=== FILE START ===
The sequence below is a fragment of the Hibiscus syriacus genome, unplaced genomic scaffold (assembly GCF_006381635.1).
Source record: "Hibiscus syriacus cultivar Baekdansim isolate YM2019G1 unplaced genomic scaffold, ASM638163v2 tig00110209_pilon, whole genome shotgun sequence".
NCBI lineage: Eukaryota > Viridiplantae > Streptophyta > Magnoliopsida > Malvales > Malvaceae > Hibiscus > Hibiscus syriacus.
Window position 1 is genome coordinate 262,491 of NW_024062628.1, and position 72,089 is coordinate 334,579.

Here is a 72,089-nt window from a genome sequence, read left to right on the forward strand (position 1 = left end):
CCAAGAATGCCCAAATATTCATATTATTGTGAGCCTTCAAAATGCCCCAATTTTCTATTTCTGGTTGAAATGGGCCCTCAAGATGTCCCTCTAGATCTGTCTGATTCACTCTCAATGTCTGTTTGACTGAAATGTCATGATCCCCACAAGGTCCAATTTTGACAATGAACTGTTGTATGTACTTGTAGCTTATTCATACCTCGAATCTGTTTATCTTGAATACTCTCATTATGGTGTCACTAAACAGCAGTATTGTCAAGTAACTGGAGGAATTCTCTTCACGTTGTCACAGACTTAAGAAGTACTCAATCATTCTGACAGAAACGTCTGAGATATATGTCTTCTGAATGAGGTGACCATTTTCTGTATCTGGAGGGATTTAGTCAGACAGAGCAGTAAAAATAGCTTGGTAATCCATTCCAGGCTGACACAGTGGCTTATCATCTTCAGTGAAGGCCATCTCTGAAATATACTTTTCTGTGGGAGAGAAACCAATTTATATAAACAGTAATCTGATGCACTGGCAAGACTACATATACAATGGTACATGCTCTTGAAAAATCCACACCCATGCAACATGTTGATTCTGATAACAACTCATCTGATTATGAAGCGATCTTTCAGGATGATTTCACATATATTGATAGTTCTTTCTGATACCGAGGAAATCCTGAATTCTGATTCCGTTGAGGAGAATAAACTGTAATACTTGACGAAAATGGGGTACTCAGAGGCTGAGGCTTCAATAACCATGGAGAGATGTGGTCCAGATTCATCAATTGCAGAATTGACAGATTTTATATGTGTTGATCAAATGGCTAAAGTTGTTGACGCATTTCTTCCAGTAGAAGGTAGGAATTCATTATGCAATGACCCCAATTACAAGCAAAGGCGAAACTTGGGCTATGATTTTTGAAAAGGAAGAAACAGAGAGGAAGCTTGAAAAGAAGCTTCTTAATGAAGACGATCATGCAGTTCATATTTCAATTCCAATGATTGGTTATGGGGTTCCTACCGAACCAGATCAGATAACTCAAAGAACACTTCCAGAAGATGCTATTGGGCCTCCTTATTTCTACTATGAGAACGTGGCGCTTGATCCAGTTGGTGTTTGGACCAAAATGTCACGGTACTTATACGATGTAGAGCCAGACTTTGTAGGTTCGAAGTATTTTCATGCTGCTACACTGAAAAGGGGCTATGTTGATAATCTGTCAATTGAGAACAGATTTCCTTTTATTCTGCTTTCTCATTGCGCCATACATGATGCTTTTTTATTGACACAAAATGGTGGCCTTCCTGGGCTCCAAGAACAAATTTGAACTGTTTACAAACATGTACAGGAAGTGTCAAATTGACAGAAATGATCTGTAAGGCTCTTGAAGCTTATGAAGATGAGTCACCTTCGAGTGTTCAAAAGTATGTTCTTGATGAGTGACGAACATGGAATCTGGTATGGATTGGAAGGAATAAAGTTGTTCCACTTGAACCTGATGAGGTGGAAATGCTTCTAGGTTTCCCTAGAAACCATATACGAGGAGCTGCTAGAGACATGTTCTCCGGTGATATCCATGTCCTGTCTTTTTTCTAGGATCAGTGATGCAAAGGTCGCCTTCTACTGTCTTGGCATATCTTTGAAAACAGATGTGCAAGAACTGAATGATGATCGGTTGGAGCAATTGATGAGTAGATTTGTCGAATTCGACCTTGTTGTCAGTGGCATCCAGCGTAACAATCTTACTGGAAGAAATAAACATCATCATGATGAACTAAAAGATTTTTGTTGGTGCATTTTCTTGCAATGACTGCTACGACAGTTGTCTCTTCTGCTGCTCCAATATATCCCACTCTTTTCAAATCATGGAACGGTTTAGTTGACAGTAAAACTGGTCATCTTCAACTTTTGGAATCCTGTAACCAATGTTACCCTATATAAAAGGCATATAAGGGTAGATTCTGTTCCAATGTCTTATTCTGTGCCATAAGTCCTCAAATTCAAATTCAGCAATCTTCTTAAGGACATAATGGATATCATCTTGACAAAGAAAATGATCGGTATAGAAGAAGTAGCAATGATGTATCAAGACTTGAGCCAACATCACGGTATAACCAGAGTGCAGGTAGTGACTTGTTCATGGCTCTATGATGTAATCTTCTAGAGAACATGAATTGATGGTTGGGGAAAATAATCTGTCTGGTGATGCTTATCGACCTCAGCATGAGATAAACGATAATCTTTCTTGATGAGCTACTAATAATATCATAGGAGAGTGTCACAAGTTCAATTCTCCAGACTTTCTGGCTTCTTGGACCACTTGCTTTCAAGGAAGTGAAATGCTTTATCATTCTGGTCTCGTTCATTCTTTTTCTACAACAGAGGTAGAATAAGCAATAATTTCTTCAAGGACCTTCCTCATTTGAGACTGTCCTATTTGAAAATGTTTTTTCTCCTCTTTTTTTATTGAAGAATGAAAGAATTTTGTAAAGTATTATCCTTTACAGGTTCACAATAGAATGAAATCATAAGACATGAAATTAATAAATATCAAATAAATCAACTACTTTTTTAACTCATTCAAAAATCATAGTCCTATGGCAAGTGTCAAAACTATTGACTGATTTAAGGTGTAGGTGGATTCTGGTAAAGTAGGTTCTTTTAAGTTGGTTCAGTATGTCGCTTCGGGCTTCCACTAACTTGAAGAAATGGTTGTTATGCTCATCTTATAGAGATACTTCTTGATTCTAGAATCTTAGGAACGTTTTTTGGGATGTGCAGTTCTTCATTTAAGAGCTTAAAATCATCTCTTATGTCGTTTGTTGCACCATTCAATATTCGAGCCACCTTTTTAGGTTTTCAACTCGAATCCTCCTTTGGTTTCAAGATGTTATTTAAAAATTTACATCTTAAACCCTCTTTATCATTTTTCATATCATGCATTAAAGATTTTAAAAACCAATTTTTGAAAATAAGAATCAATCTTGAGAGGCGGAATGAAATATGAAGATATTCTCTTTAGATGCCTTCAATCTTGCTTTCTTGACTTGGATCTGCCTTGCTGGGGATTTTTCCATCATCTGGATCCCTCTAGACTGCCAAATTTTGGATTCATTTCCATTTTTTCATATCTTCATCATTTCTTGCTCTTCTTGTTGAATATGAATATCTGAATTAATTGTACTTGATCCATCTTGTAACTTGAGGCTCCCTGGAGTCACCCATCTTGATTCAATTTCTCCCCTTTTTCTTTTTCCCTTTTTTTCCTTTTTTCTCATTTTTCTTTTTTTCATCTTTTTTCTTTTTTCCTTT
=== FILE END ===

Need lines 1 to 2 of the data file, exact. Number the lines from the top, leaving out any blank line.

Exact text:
The sequence below is a fragment of the Hibiscus syriacus genome, unplaced genomic scaffold (assembly GCF_006381635.1).
Source record: "Hibiscus syriacus cultivar Baekdansim isolate YM2019G1 unplaced genomic scaffold, ASM638163v2 tig00110209_pilon, whole genome shotgun sequence".